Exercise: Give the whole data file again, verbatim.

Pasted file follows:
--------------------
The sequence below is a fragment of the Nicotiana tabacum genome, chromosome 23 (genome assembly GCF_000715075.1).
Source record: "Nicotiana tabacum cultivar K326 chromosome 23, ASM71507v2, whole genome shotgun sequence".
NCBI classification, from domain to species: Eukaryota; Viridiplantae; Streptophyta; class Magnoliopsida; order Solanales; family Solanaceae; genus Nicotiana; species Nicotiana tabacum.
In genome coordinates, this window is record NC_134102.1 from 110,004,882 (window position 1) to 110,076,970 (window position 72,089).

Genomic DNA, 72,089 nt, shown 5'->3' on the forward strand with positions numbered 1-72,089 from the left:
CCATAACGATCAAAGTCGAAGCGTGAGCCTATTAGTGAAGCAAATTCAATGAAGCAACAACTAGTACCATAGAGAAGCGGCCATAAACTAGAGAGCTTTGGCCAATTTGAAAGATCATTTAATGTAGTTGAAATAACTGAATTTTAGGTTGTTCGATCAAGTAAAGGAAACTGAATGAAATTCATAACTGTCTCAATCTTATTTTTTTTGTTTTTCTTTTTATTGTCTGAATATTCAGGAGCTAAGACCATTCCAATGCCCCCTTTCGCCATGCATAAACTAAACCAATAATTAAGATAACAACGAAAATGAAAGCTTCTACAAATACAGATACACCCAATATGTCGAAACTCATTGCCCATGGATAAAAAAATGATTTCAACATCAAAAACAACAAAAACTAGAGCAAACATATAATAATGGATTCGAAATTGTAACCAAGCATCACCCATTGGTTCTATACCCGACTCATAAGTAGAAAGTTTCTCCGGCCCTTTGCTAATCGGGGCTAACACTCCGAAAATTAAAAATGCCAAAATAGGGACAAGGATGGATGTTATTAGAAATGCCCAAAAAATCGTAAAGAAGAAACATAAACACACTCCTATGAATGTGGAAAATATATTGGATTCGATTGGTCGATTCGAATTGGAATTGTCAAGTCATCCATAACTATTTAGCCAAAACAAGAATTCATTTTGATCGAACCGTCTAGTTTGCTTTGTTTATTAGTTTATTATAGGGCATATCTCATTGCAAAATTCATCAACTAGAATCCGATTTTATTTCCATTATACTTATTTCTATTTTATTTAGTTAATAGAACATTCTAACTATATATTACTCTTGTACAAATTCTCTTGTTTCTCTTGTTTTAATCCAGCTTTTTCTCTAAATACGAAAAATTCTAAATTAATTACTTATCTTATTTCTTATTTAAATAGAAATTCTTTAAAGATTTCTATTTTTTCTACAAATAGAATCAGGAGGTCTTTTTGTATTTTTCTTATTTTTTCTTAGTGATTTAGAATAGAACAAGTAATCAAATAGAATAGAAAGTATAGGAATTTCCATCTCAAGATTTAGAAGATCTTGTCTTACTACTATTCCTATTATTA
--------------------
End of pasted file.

The sequence below is a fragment of the Nicotiana tabacum genome, chromosome 23 (genome assembly GCF_000715075.1).
Source record: "Nicotiana tabacum cultivar K326 chromosome 23, ASM71507v2, whole genome shotgun sequence".
NCBI classification, from domain to species: Eukaryota; Viridiplantae; Streptophyta; class Magnoliopsida; order Solanales; family Solanaceae; genus Nicotiana; species Nicotiana tabacum.
In genome coordinates, this window is record NC_134102.1 from 110,004,882 (window position 1) to 110,076,970 (window position 72,089).

Genomic DNA, 72,089 nt, shown 5'->3' on the forward strand with positions numbered 1-72,089 from the left:
CCATAACGATCAAAGTCGAAGCGTGAGCCTATTAGTGAAGCAAATTCAATGAAGCAACAACTAGTACCATAGAGAAGCGGCCATAAACTAGAGAGCTTTGGCCAATTTGAAAGATCATTTAATGTAGTTGAAATAACTGAATTTTAGGTTGTTCGATCAAGTAAAGGAAACTGAATGAAATTCATAACTGTCTCAATCTTATTTTTTTTGTTTTTCTTTTTATTGTCTGAATATTCAGGAGCTAAGACCATTCCAATGCCCCCTTTCGCCATGCATAAACTAAACCAATAATTAAGATAACAACGAAAATGAAAGCTTCTACAAATACAGATACACCCAATATGTCGAAACTCATTGCCCATGGATAAAAAAATGATTTCAACATCAAAAACAACAAAAACTAGAGCAAACATATAATAATGGATTCGAAATTGTAACCAAGCATCACCCATTGGTTCTATACCCGACTCATAAGTAGAAAGTTTCTCCGGCCCTTTGCTAATCGGGGCTAACACTCCGAAAATTAAAAATGCCAAAATAGGGACAAGGATGGATGTTATTAGAAATGCCCAAAAAATCGTAAAGAAGAAACATAAACACACTCCTATGAATGTGGAAAATATATTGGATTCGATTGGTCGATTCGAATTGGAATTGTCAAGTCATCCATAACTATTTAGCCAAAACAAGAATTCATTTTGATCGAACCGTCTAGTTTGCTTTGTTTATTAGTTTATTATAGGGCATATCTCATTGCAAAATTCATCAACTAGAATCCGATTTTATTTCCATTATACTTATTTCTATTTTATTTAGTTAATAGAACATTCTAACTATATATTACTCTTGTACAAATTCTCTTGTTTCTCTTGTTTTAATCCAGCTTTTTCTCTAAATACGAAAAATTCTAAATTAATTACTTATCTTATTTCTTATTTAAATAGAAATTCTTTAAAGATTTCTATTTTTTCTACAAATAGAATCAGGAGGTCTTTTTGTATTTTTCTTATTTTTTCTTAGTGATTTAGAATAGAACAAGTAATCAAATAGAATAGAAAGTATAGGAATTTCCATCTCAAGATTTAGAAGATCTTGTCTTACTACTATTCCTATTATTA